I am eternally grateful for all of my medical team who treated my situation with such urgency. It is thanks to them that I received immediate, customized medical care. There are many people who cannot even get admitted to be seen at MD Anderson, the #1 cancer treatment center in the country, and I had an appointment within hours. I was able to see the lymphoma specialist the next day. This day happened to be our fourth wedding anniversary.

My obstetrician called me and said he learned the news from my general oncologist. He recommended I look into maternal fetal medicine specialist who was experienced with high risk pregnancies. But because my case was so rare, he didn’t know any that were experienced with cancer patients.

We met with the lymphoma oncologist who I later learned treated the most pregnant lymphoma patients in the practice. I felt I was in the right hands. She immediately got down to business and explained to us what chemotherapy treatment I needed and that I needed to start it the following week. I was blown away. In 5 days, I needed to start chemotherapy?! She explained the mass was so large and pressing against major airways and blood vessels that we couldn’t afford to wait.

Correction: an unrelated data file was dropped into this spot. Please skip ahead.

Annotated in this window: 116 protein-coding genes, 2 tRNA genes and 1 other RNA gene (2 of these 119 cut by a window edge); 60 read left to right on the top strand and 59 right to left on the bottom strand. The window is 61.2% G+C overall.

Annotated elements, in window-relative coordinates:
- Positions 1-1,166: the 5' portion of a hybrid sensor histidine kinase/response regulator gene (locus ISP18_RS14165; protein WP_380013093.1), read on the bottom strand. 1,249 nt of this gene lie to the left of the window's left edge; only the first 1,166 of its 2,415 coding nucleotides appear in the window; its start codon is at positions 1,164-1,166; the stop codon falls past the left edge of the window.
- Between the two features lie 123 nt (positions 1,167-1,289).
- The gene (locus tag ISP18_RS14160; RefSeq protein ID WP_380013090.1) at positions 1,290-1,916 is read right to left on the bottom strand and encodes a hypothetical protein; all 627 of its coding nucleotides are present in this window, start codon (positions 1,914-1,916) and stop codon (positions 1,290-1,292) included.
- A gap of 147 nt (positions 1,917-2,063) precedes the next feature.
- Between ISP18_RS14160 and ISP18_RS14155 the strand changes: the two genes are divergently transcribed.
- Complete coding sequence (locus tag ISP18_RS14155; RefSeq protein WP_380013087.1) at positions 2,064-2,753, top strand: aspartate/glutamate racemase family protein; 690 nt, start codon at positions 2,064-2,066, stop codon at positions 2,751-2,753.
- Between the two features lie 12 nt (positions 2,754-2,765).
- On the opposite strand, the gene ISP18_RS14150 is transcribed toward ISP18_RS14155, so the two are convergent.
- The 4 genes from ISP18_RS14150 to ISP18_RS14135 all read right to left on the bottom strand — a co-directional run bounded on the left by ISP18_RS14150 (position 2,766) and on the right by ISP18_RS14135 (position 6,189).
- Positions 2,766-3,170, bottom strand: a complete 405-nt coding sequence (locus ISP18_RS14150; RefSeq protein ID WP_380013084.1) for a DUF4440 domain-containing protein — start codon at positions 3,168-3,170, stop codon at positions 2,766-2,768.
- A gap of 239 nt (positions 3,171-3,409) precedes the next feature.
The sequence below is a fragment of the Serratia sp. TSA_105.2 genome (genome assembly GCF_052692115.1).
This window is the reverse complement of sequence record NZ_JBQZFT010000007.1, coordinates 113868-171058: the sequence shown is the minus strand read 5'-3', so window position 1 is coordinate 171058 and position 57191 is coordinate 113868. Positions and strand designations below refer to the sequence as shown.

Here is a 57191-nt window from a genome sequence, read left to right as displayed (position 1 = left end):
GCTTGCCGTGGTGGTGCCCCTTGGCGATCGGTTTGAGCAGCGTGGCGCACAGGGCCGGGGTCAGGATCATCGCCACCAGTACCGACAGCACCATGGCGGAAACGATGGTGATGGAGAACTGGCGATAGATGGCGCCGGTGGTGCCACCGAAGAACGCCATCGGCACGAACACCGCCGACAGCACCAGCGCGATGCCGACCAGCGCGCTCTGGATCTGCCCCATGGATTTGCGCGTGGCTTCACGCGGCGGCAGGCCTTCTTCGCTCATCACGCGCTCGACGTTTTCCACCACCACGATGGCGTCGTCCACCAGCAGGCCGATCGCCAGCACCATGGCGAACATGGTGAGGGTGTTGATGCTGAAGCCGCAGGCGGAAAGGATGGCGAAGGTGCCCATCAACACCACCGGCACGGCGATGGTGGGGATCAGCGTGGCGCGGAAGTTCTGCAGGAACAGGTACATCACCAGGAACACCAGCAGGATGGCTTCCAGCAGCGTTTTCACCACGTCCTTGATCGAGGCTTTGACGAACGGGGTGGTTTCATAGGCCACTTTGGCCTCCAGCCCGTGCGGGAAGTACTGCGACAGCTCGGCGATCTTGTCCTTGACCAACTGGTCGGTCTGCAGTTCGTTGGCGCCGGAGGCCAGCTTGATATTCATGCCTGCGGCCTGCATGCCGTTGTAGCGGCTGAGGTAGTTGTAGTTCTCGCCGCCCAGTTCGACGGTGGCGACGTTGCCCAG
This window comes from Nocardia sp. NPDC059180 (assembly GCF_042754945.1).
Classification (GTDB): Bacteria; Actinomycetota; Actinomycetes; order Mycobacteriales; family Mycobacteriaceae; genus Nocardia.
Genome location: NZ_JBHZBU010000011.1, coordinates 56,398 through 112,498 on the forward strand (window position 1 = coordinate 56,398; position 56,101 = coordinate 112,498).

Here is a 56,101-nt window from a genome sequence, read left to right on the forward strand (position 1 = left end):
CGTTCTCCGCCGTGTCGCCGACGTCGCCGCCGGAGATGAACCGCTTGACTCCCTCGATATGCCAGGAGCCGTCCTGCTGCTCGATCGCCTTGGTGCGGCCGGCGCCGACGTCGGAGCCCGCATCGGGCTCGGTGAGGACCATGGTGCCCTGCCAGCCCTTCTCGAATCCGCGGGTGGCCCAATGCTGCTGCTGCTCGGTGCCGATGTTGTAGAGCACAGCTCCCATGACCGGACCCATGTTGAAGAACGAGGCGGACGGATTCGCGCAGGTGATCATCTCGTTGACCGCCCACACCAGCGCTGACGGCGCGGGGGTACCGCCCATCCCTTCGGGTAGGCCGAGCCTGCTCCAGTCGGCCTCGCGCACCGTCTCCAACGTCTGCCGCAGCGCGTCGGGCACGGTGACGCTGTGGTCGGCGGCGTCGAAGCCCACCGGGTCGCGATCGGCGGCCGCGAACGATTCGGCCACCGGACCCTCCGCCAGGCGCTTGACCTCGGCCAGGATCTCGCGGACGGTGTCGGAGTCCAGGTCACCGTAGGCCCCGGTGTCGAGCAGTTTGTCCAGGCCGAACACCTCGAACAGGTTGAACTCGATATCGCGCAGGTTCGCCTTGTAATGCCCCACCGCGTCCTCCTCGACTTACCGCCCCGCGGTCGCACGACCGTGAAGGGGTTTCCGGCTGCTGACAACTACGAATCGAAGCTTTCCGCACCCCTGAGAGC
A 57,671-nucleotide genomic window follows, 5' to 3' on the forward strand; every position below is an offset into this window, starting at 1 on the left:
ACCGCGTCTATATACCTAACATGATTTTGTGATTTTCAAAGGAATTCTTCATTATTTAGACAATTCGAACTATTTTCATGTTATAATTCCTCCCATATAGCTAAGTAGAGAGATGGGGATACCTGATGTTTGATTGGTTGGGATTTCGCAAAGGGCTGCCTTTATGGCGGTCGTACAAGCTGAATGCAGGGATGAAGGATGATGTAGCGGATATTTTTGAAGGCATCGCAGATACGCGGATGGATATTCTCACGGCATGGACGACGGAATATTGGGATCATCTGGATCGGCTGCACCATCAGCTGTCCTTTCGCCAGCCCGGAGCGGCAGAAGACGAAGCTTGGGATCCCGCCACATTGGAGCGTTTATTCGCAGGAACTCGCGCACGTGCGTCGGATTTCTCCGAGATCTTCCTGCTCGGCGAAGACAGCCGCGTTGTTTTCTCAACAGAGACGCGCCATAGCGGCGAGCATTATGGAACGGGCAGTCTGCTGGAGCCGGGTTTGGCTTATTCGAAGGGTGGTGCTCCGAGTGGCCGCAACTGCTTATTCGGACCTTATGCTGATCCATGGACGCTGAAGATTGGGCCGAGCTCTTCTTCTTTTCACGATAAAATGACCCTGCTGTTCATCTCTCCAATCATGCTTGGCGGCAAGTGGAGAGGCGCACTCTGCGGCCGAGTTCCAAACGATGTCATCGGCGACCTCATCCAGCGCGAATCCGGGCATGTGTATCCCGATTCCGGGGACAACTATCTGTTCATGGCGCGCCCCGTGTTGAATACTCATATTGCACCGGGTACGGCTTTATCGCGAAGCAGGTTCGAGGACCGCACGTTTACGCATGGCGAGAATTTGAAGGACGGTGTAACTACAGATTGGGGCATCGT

The chemotherapy treatment recommended for me is R-CHOP, which is safer for pregnancy than other chemo treatments that are used for my same diagnosis. I would have six chemo treatments, once every 3 weeks. This amounted to about 18 weeks of chemo, which ironically was the same amount of weeks left in my pregnancy.

The lymphoma oncologist also recommended a maternal fetal medicine specialist that was experienced with cancer patients. They would work together to ensure each chemo treatment is going well for me and baby. After later meeting with the maternal fetal medicine specialist, she explained that our goal was to have four chemo treatments, wait three weeks, deliver at about 35-36 weeks pregnant, and then finish my last two chemo treatments.